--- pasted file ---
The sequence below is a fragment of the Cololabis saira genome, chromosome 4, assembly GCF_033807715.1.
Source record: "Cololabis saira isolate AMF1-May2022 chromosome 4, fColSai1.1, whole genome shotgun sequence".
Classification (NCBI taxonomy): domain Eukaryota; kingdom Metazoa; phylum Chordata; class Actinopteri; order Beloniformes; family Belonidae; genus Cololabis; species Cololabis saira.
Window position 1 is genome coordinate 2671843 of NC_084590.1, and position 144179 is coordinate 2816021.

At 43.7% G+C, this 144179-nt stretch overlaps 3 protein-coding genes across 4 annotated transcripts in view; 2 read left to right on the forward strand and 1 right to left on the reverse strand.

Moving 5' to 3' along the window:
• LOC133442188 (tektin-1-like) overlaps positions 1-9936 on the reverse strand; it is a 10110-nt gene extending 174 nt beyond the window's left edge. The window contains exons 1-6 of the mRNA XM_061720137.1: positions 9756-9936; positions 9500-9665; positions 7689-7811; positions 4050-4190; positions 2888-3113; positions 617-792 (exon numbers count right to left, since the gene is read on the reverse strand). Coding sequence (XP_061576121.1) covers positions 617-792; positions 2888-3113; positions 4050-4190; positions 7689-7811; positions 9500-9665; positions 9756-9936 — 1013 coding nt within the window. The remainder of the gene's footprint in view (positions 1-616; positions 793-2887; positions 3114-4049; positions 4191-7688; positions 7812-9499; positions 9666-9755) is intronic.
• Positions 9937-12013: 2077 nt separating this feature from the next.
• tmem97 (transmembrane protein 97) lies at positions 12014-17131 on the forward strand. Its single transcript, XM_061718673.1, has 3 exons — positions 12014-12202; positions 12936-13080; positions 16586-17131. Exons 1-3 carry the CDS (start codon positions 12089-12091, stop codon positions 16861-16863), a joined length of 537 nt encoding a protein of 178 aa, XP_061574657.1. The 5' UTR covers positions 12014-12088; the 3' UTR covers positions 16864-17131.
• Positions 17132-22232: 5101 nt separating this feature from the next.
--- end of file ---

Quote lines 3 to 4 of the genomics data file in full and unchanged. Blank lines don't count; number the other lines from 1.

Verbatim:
Classification (NCBI taxonomy): domain Eukaryota; kingdom Metazoa; phylum Chordata; class Actinopteri; order Beloniformes; family Belonidae; genus Cololabis; species Cololabis saira.
Window position 1 is genome coordinate 2671843 of NC_084590.1, and position 144179 is coordinate 2816021.